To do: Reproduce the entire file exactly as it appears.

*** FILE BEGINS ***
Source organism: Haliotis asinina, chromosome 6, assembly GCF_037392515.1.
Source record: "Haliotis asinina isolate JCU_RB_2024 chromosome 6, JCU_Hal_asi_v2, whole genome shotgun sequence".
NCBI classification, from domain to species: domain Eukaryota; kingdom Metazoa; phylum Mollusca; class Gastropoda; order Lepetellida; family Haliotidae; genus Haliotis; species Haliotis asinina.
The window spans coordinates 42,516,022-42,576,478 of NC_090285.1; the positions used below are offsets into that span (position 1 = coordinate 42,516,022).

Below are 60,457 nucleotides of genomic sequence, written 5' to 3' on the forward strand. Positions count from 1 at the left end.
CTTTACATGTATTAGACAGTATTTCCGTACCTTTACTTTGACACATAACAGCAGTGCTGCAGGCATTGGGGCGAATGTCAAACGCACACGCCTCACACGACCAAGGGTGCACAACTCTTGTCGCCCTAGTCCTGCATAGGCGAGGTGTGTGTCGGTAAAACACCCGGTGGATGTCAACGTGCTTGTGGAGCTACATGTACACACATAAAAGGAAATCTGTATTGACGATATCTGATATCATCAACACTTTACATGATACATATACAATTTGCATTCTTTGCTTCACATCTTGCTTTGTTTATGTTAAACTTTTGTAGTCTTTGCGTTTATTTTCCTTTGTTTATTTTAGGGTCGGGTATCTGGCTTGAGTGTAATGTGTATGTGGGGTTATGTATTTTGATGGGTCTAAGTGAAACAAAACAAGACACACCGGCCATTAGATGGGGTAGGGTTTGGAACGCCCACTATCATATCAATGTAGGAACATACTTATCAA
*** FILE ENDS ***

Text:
Source organism: Haliotis asinina, chromosome 6, assembly GCF_037392515.1.
Source record: "Haliotis asinina isolate JCU_RB_2024 chromosome 6, JCU_Hal_asi_v2, whole genome shotgun sequence".
NCBI classification, from domain to species: domain Eukaryota; kingdom Metazoa; phylum Mollusca; class Gastropoda; order Lepetellida; family Haliotidae; genus Haliotis; species Haliotis asinina.
The window spans coordinates 42,516,022-42,576,478 of NC_090285.1; the positions used below are offsets into that span (position 1 = coordinate 42,516,022).

Below are 60,457 nucleotides of genomic sequence, written 5' to 3' on the forward strand. Positions count from 1 at the left end.
CTTTACATGTATTAGACAGTATTTCCGTACCTTTACTTTGACACATAACAGCAGTGCTGCAGGCATTGGGGCGAATGTCAAACGCACACGCCTCACACGACCAAGGGTGCACAACTCTTGTCGCCCTAGTCCTGCATAGGCGAGGTGTGTGTCGGTAAAACACCCGGTGGATGTCAACGTGCTTGTGGAGCTACATGTACACACATAAAAGGAAATCTGTATTGACGATATCTGATATCATCAACACTTTACATGATACATATACAATTTGCATTCTTTGCTTCACATCTTGCTTTGTTTATGTTAAACTTTTGTAGTCTTTGCGTTTATTTTCCTTTGTTTATTTTAGGGTCGGGTATCTGGCTTGAGTGTAATGTGTATGTGGGGTTATGTATTTTGATGGGTCTAAGTGAAACAAAACAAGACACACCGGCCATTAGATGGGGTAGGGTTTGGAACGCCCACTATCATATCAATGTAGGAACATACTTATCAA